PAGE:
The bank will not send your money to the IRS that is subject to a bank levy or execution under judicial process. "Bank" includes credit unions, savings and loan associations, trust companies, and others described in IRC 408(n).
During the holding period, an IRS bank levy might be released, or the amount of the back tax owed could decrease. If the bank receives no IRS release (a 668-D form), it must send the payment to the IRS after the holding period. No additional notice is required regarding an IRS bank levy.
Owing the IRS a back tax liability is the start of the IRS collection process, so take action early to prevent penalties and interest on your IRS back taxes. One should find the best solution for your IRS back tax debt before it comes to a point that you are being penalized and the IRS activates enforcement action.
Penalties and interest arise from the Internal Revenue Service (IRS) determining that you have unpaid IRS back taxes or you have made a late filing, understand your options and possible get some penalties removed.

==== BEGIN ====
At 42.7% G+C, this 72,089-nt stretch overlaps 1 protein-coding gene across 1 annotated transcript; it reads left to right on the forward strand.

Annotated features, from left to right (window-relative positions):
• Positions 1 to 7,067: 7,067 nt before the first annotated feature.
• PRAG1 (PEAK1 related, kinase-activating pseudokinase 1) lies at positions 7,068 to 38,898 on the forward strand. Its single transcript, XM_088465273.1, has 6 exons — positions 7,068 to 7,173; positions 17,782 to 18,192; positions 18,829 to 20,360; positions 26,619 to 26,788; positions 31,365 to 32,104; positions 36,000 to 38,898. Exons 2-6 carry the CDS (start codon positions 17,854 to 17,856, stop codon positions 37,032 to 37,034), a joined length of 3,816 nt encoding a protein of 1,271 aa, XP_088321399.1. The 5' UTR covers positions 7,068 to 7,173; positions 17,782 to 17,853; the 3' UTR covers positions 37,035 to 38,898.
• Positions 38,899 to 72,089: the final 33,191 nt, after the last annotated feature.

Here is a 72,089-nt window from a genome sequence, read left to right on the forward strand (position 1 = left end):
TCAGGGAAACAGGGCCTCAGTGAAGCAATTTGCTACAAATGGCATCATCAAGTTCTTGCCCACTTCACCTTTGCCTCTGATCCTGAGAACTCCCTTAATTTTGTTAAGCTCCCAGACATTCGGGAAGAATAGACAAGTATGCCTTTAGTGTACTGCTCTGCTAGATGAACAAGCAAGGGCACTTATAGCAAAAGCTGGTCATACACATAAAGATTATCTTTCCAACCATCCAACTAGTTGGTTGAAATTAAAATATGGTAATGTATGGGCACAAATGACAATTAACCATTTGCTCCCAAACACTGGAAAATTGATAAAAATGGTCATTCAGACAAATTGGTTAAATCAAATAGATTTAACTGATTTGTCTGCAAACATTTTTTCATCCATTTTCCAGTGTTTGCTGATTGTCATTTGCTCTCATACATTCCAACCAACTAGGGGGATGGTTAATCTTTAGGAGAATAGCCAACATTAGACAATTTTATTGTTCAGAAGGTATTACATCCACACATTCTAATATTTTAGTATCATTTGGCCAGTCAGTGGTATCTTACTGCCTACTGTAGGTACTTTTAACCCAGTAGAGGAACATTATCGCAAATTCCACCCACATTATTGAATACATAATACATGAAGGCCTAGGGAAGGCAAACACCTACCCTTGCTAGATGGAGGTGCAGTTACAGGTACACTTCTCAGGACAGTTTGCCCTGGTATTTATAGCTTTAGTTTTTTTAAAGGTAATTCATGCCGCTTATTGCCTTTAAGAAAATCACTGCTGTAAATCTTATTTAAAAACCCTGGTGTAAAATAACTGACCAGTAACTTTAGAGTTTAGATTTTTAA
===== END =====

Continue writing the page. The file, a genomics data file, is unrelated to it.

You will receive a notice of IRS back taxes that are owed by you. Understand what to do, base on the IRS letter you have received about your IRS back taxes.
IRS Bank Liaison:
- The holding period was created to settle disputes about ownership of bank accounts before money is sent to the IRS.
- The IRS assigns a bank liaison in each territory to settle these issues quickly.
- Sometimes ownership of the seized funds is not settled before the holding period ends. If this happens, ask the bank for more time.
Multiple Signature Authority for a Bank Account:
- An IRS levy served to your bank attaches to funds in a bank account for which the taxpayer has an unrestricted right to withdraw funds (signature authority) - even if multiple persons have signature authority for that bank account. As noted in Treasury Regulation 301.6332–1(c)(4) the unrestricted right to withdraw funds is an interest which is subject to levy.